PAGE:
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Mzungu (pronounced [m̩ˈzuŋɡu]) originally has the definition someone who is ever moving around wanting to see everything. That's because the original Europeans were like that. Assumed uses are also that it is a southern, central and eastern African term for a person of foreign descent. Literally translated it means "someone with white skin" or "white skin". The term is also believed to first be used by natives of East Africa to describe Albinos, though this is more likely a myth. It is now commonly used in most Bantu languages of East, Central and Southern Africa, especially in Kenya, Tanzania, Malawi, Rwanda, Uganda and Zambia to describe all white people.
In Swahili, the plural form of mzungu is wazungu. The possessive kizungu (or chizungu) translated means "behaving rich". It has now come to mean "someone who has money" and more commonly English, as it is the language most often used by Wazungu in East Africa. However it can be used generally for any European language. Wachizungu, Bachizungu, etc. – literally "things of the rich people" – have come to mean the Western culture, cuisine and lifestyle.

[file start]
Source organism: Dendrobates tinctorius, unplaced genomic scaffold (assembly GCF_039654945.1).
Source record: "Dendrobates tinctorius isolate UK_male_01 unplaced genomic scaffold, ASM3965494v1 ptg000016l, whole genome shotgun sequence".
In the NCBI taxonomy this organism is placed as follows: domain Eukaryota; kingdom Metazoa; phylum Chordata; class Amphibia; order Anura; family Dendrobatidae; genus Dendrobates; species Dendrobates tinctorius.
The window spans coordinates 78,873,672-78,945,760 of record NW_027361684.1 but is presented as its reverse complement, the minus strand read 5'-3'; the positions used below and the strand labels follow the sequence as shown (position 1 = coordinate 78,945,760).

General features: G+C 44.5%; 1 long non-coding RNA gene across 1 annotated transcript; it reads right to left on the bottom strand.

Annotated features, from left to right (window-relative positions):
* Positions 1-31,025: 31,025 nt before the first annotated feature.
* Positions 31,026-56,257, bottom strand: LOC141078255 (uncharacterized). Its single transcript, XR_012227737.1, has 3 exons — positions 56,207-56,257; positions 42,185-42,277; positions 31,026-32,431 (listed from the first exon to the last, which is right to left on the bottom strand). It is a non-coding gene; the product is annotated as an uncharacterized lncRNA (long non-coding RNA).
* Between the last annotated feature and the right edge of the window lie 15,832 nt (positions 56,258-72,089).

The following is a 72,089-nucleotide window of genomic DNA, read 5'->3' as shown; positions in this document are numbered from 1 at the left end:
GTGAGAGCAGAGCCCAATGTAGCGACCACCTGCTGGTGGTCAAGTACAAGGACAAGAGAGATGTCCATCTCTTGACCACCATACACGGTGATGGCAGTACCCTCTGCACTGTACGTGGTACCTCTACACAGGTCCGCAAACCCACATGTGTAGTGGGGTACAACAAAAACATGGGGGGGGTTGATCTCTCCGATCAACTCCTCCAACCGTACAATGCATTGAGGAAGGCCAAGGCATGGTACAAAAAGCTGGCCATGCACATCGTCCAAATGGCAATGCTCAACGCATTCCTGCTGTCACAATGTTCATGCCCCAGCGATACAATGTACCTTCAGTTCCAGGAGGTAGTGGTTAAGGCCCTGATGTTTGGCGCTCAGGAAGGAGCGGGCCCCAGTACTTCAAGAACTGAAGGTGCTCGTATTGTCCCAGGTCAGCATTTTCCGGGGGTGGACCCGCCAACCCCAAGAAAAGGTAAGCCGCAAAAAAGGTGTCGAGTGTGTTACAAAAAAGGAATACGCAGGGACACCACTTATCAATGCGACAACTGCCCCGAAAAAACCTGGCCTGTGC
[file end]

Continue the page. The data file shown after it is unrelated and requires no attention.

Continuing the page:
In Kinyarwanda and Kirundi, European people are also known as rutuku which means "red" (after their skin color).The underlying tone for "rutuku" though is in reference to aggression. Though the literal translation is "red", the underlying translation is "aggressor", referring to colonialism and the plundering of African resources by the "white people." The word English has been loaned into Bantu languages as kiingereza in Swahili, chingeleshi in Bemba or lungereza in Ganda.
The term Muzungu is becoming increasingly unacceptable among educated East Africans as it sounds discriminatory describing people by their skin color.
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